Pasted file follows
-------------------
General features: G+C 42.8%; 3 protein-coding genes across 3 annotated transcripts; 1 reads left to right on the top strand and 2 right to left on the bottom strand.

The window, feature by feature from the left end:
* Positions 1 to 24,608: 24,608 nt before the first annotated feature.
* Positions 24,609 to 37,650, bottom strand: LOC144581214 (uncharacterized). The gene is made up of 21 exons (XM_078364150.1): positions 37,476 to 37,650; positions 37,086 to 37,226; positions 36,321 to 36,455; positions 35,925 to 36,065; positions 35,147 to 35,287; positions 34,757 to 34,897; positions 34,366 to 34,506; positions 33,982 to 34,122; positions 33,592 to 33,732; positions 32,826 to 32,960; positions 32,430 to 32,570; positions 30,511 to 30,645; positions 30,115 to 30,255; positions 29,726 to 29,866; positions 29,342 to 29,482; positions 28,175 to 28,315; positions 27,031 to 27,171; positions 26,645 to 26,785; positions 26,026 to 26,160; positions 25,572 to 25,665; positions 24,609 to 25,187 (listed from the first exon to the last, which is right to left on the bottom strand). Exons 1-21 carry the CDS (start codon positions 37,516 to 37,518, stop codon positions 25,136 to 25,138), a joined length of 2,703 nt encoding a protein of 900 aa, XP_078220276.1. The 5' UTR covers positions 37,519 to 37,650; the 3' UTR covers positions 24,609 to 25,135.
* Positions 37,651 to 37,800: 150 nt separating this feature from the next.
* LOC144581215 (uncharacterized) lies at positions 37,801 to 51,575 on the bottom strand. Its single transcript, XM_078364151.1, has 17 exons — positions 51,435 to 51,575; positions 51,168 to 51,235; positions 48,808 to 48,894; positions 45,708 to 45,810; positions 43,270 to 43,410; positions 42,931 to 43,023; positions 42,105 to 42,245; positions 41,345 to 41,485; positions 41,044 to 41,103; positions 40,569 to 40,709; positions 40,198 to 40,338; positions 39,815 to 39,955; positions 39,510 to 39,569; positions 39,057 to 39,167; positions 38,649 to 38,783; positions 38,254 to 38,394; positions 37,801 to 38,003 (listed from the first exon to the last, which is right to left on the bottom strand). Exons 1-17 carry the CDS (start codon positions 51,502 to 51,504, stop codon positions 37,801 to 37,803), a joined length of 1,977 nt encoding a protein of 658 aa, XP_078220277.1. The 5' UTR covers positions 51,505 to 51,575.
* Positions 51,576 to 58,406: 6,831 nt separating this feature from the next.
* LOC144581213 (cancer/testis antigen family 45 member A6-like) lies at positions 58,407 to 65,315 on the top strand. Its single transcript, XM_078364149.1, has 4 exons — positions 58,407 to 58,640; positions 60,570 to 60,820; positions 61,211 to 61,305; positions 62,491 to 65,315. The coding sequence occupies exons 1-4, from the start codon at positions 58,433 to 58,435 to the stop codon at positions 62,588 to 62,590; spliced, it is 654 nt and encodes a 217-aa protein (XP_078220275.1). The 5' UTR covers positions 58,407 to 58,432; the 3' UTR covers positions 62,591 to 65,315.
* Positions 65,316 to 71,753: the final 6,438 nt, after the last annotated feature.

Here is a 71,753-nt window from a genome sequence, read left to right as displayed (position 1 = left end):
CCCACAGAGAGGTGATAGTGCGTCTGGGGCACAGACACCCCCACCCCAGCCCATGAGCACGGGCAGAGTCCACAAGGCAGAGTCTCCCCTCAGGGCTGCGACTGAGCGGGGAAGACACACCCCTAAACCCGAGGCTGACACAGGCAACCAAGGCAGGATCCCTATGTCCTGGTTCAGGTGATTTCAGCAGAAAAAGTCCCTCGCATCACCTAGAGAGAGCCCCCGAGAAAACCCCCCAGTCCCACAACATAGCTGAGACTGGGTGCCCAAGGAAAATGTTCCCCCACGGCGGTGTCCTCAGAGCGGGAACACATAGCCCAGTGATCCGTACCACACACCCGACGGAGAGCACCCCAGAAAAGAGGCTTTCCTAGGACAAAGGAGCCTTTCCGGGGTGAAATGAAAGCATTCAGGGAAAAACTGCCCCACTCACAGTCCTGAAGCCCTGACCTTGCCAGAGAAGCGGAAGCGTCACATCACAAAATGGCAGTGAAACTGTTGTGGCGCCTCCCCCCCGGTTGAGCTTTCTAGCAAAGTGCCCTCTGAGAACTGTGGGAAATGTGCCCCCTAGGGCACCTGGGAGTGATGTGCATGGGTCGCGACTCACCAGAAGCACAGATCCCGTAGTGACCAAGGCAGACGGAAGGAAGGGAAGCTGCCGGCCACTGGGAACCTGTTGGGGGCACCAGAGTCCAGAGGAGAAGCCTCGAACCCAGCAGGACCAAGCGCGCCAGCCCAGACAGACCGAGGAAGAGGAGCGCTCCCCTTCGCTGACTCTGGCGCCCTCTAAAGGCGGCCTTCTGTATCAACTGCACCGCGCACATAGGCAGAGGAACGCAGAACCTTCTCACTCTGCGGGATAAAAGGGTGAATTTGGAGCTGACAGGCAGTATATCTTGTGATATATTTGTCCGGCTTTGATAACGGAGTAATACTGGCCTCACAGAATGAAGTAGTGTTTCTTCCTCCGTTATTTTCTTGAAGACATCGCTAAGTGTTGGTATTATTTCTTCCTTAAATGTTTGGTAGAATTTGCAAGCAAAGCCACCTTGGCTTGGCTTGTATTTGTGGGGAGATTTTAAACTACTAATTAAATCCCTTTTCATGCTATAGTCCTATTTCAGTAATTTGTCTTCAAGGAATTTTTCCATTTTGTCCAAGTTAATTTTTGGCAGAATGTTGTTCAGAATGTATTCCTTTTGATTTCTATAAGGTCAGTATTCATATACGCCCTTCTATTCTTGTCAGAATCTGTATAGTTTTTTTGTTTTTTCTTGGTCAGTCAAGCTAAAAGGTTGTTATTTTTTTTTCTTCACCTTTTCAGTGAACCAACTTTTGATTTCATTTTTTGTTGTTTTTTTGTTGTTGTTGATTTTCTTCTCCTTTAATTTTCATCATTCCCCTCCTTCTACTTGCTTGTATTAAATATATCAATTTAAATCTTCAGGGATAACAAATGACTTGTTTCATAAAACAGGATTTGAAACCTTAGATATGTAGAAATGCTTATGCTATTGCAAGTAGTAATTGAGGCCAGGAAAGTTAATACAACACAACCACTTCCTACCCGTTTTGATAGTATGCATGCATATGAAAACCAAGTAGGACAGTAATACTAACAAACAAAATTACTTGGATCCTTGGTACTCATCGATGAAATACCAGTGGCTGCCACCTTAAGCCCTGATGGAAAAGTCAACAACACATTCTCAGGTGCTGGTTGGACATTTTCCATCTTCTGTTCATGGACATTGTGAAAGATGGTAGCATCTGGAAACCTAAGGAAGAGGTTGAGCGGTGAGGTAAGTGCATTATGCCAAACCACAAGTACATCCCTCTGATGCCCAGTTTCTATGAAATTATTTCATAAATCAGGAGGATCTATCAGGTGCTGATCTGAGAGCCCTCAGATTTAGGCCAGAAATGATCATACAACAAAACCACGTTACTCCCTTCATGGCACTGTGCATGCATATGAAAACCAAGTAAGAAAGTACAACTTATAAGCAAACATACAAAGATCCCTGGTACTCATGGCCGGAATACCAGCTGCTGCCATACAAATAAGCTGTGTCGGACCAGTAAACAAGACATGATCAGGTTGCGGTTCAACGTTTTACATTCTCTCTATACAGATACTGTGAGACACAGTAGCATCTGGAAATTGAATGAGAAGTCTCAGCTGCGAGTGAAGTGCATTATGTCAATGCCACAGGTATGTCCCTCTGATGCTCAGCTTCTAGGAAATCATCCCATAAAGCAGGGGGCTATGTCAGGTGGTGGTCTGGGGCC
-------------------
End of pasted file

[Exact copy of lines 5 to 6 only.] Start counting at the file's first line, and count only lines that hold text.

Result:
* Positions 37,651 to 37,800: 150 nt separating this feature from the next.
* LOC144581215 (uncharacterized) lies at positions 37,801 to 51,575 on the bottom strand. Its single transcript, XM_078364151.1, has 17 exons — positions 51,435 to 51,575; positions 51,168 to 51,235; positions 48,808 to 48,894; positions 45,708 to 45,810; positions 43,270 to 43,410; positions 42,931 to 43,023; positions 42,105 to 42,245; positions 41,345 to 41,485; positions 41,044 to 41,103; positions 40,569 to 40,709; positions 40,198 to 40,338; positions 39,815 to 39,955; positions 39,510 to 39,569; positions 39,057 to 39,167; positions 38,649 to 38,783; positions 38,254 to 38,394; positions 37,801 to 38,003 (listed from the first exon to the last, which is right to left on the bottom strand). Exons 1-17 carry the CDS (start codon positions 51,502 to 51,504, stop codon positions 37,801 to 37,803), a joined length of 1,977 nt encoding a protein of 658 aa, XP_078220277.1. The 5' UTR covers positions 51,505 to 51,575.